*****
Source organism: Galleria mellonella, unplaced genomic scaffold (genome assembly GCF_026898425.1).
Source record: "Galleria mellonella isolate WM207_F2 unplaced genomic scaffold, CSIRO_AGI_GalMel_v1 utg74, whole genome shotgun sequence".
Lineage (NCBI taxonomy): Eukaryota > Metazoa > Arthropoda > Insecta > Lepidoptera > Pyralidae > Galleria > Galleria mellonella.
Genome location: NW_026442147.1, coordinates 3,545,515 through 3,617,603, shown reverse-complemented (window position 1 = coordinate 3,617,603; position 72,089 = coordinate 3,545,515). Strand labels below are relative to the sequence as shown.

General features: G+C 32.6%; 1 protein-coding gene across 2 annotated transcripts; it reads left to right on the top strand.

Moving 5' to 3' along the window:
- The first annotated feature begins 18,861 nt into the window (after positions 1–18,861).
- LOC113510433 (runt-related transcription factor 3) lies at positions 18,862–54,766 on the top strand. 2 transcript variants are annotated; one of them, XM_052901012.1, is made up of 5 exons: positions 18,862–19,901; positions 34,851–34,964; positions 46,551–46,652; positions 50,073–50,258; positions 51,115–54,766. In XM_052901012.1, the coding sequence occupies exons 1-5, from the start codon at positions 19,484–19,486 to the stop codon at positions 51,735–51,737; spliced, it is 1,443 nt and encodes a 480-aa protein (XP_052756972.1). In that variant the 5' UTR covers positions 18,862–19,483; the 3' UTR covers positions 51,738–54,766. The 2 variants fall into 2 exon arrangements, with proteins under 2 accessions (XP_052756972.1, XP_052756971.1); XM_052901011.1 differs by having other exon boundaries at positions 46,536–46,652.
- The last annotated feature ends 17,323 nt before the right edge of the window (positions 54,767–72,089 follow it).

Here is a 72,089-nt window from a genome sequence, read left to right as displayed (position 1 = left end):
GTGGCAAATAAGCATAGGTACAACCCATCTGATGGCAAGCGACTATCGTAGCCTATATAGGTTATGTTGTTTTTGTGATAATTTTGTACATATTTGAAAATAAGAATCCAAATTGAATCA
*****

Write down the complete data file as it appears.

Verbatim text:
Source organism: Galleria mellonella, unplaced genomic scaffold (genome assembly GCF_026898425.1).
Source record: "Galleria mellonella isolate WM207_F2 unplaced genomic scaffold, CSIRO_AGI_GalMel_v1 utg74, whole genome shotgun sequence".
Lineage (NCBI taxonomy): Eukaryota > Metazoa > Arthropoda > Insecta > Lepidoptera > Pyralidae > Galleria > Galleria mellonella.
Genome location: NW_026442147.1, coordinates 3,545,515 through 3,617,603, shown reverse-complemented (window position 1 = coordinate 3,617,603; position 72,089 = coordinate 3,545,515). Strand labels below are relative to the sequence as shown.

General features: G+C 32.6%; 1 protein-coding gene across 2 annotated transcripts; it reads left to right on the top strand.

Moving 5' to 3' along the window:
- The first annotated feature begins 18,861 nt into the window (after positions 1–18,861).
- LOC113510433 (runt-related transcription factor 3) lies at positions 18,862–54,766 on the top strand. 2 transcript variants are annotated; one of them, XM_052901012.1, is made up of 5 exons: positions 18,862–19,901; positions 34,851–34,964; positions 46,551–46,652; positions 50,073–50,258; positions 51,115–54,766. In XM_052901012.1, the coding sequence occupies exons 1-5, from the start codon at positions 19,484–19,486 to the stop codon at positions 51,735–51,737; spliced, it is 1,443 nt and encodes a 480-aa protein (XP_052756972.1). In that variant the 5' UTR covers positions 18,862–19,483; the 3' UTR covers positions 51,738–54,766. The 2 variants fall into 2 exon arrangements, with proteins under 2 accessions (XP_052756972.1, XP_052756971.1); XM_052901011.1 differs by having other exon boundaries at positions 46,536–46,652.
- The last annotated feature ends 17,323 nt before the right edge of the window (positions 54,767–72,089 follow it).

Here is a 72,089-nt window from a genome sequence, read left to right as displayed (position 1 = left end):
GTGGCAAATAAGCATAGGTACAACCCATCTGATGGCAAGCGACTATCGTAGCCTATATAGGTTATGTTGTTTTTGTGATAATTTTGTACATATTTGAAAATAAGAATCCAAATTGAATCA